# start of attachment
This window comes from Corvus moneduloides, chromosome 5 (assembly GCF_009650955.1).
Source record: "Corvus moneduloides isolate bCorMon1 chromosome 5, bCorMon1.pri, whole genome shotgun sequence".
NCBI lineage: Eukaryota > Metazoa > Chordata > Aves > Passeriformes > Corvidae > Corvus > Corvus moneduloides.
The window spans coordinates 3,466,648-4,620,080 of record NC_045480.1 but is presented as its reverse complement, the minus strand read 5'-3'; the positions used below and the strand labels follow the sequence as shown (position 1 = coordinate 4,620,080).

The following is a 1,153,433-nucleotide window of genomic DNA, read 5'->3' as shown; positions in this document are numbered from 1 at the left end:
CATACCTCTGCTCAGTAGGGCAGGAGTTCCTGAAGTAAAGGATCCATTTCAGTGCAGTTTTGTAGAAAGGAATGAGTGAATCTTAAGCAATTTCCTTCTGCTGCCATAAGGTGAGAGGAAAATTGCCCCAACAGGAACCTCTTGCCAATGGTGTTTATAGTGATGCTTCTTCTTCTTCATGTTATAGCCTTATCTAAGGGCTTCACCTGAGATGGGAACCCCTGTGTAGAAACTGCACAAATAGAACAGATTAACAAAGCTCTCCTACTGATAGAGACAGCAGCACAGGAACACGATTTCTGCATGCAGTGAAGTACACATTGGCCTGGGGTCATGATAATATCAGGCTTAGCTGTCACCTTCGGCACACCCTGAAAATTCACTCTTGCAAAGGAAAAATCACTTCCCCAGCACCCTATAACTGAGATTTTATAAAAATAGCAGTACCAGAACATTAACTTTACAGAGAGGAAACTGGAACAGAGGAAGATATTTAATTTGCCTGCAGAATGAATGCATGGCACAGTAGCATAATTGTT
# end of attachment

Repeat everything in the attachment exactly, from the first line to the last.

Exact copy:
This window comes from Corvus moneduloides, chromosome 5 (assembly GCF_009650955.1).
Source record: "Corvus moneduloides isolate bCorMon1 chromosome 5, bCorMon1.pri, whole genome shotgun sequence".
NCBI lineage: Eukaryota > Metazoa > Chordata > Aves > Passeriformes > Corvidae > Corvus > Corvus moneduloides.
The window spans coordinates 3,466,648-4,620,080 of record NC_045480.1 but is presented as its reverse complement, the minus strand read 5'-3'; the positions used below and the strand labels follow the sequence as shown (position 1 = coordinate 4,620,080).

The following is a 1,153,433-nucleotide window of genomic DNA, read 5'->3' as shown; positions in this document are numbered from 1 at the left end:
CATACCTCTGCTCAGTAGGGCAGGAGTTCCTGAAGTAAAGGATCCATTTCAGTGCAGTTTTGTAGAAAGGAATGAGTGAATCTTAAGCAATTTCCTTCTGCTGCCATAAGGTGAGAGGAAAATTGCCCCAACAGGAACCTCTTGCCAATGGTGTTTATAGTGATGCTTCTTCTTCTTCATGTTATAGCCTTATCTAAGGGCTTCACCTGAGATGGGAACCCCTGTGTAGAAACTGCACAAATAGAACAGATTAACAAAGCTCTCCTACTGATAGAGACAGCAGCACAGGAACACGATTTCTGCATGCAGTGAAGTACACATTGGCCTGGGGTCATGATAATATCAGGCTTAGCTGTCACCTTCGGCACACCCTGAAAATTCACTCTTGCAAAGGAAAAATCACTTCCCCAGCACCCTATAACTGAGATTTTATAAAAATAGCAGTACCAGAACATTAACTTTACAGAGAGGAAACTGGAACAGAGGAAGATATTTAATTTGCCTGCAGAATGAATGCATGGCACAGTAGCATAATTGTT